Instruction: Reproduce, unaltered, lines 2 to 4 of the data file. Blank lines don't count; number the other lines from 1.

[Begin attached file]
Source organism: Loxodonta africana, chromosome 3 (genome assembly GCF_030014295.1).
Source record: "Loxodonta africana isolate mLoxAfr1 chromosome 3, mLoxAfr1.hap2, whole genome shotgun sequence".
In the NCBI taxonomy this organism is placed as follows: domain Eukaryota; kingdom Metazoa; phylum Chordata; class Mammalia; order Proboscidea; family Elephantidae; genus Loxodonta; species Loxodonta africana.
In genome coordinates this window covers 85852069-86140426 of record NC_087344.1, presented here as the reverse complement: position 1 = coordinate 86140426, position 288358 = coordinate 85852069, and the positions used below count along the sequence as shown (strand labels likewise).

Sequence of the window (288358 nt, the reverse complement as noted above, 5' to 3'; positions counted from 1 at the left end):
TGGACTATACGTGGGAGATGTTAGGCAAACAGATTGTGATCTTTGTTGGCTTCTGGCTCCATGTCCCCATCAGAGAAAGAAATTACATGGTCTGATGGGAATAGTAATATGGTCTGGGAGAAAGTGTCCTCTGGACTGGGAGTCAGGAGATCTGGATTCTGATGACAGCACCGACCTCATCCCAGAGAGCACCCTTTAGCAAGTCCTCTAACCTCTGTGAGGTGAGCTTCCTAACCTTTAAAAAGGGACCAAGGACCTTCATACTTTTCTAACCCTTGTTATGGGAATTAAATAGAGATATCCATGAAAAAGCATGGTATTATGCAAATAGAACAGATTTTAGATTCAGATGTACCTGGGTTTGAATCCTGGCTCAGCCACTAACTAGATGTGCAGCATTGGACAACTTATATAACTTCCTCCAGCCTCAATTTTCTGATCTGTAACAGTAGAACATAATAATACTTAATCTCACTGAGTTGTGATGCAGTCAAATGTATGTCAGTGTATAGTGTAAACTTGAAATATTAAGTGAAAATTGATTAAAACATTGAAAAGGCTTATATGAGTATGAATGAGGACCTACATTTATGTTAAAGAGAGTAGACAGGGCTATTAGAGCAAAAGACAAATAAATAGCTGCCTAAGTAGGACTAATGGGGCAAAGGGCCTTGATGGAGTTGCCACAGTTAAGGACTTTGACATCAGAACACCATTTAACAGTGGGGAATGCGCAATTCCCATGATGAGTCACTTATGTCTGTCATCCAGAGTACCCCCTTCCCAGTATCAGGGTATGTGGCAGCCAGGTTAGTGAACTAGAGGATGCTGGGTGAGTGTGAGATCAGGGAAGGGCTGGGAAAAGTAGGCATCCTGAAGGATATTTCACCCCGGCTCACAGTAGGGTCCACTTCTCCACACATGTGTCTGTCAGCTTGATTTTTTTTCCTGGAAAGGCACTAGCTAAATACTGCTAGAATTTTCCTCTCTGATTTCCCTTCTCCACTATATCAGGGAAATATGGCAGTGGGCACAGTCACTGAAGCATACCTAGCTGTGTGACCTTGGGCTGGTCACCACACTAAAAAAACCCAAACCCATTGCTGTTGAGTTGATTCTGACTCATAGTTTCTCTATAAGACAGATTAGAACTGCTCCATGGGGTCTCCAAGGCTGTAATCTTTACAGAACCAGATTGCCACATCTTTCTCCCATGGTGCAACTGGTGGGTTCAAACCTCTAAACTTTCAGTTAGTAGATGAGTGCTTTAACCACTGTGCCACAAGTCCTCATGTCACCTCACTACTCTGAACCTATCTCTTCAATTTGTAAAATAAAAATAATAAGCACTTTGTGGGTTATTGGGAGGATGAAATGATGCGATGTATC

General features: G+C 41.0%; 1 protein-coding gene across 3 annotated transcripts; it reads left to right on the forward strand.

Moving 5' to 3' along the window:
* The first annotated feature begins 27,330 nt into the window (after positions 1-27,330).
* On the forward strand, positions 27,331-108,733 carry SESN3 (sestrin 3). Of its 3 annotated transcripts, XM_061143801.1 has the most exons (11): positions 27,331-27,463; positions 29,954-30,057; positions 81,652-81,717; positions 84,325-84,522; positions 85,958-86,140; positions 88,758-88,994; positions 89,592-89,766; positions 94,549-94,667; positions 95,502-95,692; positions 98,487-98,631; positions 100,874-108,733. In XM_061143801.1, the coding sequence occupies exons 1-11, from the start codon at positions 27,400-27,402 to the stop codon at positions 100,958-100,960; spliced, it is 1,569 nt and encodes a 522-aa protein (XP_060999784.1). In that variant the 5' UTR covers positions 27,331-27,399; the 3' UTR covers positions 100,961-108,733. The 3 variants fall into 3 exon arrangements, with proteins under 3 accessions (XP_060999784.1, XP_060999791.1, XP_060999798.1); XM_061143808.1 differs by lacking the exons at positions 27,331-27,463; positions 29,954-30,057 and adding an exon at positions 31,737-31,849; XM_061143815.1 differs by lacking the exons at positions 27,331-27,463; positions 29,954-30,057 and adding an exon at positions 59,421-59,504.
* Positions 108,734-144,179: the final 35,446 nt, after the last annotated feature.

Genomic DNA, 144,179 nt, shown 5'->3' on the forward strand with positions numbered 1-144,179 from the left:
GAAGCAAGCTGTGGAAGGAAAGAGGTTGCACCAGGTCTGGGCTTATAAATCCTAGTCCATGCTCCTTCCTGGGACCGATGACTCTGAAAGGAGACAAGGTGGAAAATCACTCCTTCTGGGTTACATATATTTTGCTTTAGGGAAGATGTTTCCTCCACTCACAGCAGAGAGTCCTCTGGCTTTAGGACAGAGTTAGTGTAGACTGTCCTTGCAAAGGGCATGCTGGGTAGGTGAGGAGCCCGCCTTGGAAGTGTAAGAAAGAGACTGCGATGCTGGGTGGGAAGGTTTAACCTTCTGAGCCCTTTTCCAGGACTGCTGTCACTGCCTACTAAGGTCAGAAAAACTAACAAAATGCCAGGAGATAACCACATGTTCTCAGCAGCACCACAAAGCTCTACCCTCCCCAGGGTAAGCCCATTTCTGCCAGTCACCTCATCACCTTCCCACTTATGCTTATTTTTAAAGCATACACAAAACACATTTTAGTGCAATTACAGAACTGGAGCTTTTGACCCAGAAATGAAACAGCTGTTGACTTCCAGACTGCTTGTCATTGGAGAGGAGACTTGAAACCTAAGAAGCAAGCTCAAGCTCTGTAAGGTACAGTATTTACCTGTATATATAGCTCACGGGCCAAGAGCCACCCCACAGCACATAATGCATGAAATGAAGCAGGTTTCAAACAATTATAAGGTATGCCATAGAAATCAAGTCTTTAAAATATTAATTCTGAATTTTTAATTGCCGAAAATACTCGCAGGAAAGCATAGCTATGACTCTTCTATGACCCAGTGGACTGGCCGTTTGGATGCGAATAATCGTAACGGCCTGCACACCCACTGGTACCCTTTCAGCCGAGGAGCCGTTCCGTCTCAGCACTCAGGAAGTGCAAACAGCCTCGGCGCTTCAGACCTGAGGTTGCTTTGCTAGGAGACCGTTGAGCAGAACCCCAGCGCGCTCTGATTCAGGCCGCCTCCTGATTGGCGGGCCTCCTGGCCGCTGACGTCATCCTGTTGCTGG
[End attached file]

Source record: "Loxodonta africana isolate mLoxAfr1 chromosome 3, mLoxAfr1.hap2, whole genome shotgun sequence".
In the NCBI taxonomy this organism is placed as follows: domain Eukaryota; kingdom Metazoa; phylum Chordata; class Mammalia; order Proboscidea; family Elephantidae; genus Loxodonta; species Loxodonta africana.
In genome coordinates this window covers 85852069-86140426 of record NC_087344.1, presented here as the reverse complement: position 1 = coordinate 86140426, position 288358 = coordinate 85852069, and the positions used below count along the sequence as shown (strand labels likewise).